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Risk in Context

Is Forecasting Critical Risks Becoming Harder?

Posted by Brian C. Elowe April 13, 2016

Nearly half of risk professionals and C-suite executives believe that forecasting critical, emerging business risks will get more difficult over the next three years, according to results from the annual Excellence in Risk Management survey from Marsh and RIMS, the Risk Management Society™.

According to the survey:

  • 48% of respondents said forecasting critical risk would be more difficult or significantly difficult in three years.
  • 26% said it would be just as difficult in three years as it is today.
  • 26% said it would be slightly easier or significantly easier.

The results align with a recent survey from the Association for Financial Professionals and Oliver Wyman, one of the Marsh & McLennan Companies, in which 86% of finance executives said forecasting critical risks will be the same or more difficult in three years.

Why the Increase in Difficulty?

For one thing, the risk landscape is changing like a version of Moore’s law, seemingly doubling in complexity every few years. The interconnected dynamics of geopolitics, technological advances, global economic integration, social instability, climate change, and more mean that the manifestation of one risk is increasingly likely to influence others. So when a known risk — auto accidents, for example — meets with an emerging risk — self-driving cars — the outcome is not easy to predict.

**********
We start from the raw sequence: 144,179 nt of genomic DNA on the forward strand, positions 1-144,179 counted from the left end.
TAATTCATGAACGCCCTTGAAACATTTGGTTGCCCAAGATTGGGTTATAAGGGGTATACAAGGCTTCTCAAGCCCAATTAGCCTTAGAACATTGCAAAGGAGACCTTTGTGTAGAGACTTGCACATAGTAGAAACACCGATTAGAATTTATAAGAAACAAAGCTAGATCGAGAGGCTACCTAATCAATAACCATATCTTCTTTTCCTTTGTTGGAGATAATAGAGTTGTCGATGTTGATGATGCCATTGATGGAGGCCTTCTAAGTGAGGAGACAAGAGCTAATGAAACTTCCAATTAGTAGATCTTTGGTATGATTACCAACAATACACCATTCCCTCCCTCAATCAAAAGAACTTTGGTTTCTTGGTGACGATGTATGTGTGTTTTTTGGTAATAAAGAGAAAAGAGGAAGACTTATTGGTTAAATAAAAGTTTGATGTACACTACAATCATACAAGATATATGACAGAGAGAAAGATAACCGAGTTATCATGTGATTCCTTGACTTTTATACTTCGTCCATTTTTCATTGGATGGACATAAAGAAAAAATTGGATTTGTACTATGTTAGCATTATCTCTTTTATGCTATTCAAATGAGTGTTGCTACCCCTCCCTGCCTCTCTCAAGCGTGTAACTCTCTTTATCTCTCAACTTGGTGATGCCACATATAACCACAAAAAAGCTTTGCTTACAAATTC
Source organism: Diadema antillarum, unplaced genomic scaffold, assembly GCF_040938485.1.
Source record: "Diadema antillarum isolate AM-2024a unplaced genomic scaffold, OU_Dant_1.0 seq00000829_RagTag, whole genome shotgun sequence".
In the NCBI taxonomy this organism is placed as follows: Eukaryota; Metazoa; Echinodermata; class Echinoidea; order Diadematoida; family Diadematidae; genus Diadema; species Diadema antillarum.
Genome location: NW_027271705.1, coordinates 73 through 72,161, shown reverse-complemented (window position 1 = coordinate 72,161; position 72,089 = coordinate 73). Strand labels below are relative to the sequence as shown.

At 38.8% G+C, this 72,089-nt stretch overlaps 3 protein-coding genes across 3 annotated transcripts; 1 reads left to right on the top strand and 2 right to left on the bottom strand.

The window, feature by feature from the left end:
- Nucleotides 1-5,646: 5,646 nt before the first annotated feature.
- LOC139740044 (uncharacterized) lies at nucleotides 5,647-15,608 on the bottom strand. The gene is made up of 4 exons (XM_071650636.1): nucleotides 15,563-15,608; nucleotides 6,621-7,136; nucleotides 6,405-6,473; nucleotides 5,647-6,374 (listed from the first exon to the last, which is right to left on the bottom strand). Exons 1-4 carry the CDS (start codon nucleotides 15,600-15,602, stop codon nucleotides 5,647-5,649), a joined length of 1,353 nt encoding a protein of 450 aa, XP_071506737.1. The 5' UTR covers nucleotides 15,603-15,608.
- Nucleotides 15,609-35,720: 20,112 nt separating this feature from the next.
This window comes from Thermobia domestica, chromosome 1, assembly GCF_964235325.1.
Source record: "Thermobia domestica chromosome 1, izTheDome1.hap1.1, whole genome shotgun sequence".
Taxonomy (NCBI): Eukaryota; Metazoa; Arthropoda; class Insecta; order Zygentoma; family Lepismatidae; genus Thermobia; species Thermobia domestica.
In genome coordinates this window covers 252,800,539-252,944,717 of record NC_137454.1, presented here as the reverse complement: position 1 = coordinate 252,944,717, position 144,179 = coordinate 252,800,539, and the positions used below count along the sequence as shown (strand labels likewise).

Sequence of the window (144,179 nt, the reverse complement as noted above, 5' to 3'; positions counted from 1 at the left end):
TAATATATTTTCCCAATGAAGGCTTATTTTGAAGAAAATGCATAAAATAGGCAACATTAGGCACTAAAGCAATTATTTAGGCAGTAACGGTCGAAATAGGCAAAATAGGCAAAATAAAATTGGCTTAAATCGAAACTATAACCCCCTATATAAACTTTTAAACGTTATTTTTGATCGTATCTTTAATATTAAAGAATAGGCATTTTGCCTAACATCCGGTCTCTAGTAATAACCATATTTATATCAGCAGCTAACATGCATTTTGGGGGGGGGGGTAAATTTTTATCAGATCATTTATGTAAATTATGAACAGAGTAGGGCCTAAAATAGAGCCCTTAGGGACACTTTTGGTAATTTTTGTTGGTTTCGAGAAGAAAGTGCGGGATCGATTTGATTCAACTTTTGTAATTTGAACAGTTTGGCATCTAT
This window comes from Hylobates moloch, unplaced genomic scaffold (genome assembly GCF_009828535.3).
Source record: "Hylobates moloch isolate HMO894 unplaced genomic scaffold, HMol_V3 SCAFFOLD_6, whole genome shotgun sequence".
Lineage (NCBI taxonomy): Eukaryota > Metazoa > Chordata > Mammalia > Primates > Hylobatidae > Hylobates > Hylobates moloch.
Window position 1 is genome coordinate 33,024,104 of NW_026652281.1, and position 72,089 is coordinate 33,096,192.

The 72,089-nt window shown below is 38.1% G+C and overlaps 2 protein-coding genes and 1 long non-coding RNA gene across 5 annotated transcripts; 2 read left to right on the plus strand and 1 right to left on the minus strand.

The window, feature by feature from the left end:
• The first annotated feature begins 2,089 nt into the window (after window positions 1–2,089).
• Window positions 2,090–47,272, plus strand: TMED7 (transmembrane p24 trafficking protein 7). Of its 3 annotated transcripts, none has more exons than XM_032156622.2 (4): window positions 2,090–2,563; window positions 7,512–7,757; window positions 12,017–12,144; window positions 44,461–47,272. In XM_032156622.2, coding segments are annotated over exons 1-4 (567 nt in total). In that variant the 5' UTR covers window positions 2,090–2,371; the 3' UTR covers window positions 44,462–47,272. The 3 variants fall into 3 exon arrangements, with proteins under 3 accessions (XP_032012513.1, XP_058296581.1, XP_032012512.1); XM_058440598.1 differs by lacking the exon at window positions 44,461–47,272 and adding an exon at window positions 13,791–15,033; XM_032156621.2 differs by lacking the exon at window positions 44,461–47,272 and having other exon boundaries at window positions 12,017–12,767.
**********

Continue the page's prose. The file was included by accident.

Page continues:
The combination may exacerbate volatility and create new exposures that could significantly damage organizations that have not prepared for the convergence of the old and the emerging.

And there are additional reasons behind the feeling that risks will get more difficult to predict, including the simple fact that other work gets in the way. Consider the current emphasis on cyber risk at many organizations. “The data stuff has gotten so much priority within the company — and that's great — but the short side of that is that other things may not get as much attention,” the vice president of risk management at a major telecommunications company told us during an Excellence focus group discussion.

The growing interconnectedness among risks creates an environment where keeping up with evolving issues becomes more difficult. Therefore success in risk management now often comes to organizations that are risk ready, that develop a multidimensional approach to identifying and managing complex risks.

They are able to not only see the risks around the corner, but also to understand that they may interact in not-so-predictable ways with existing risks.

Read Excellence in Risk Management XIII: Anticipating Threats and Opportunities Around the Corner.

Brian C. Elowe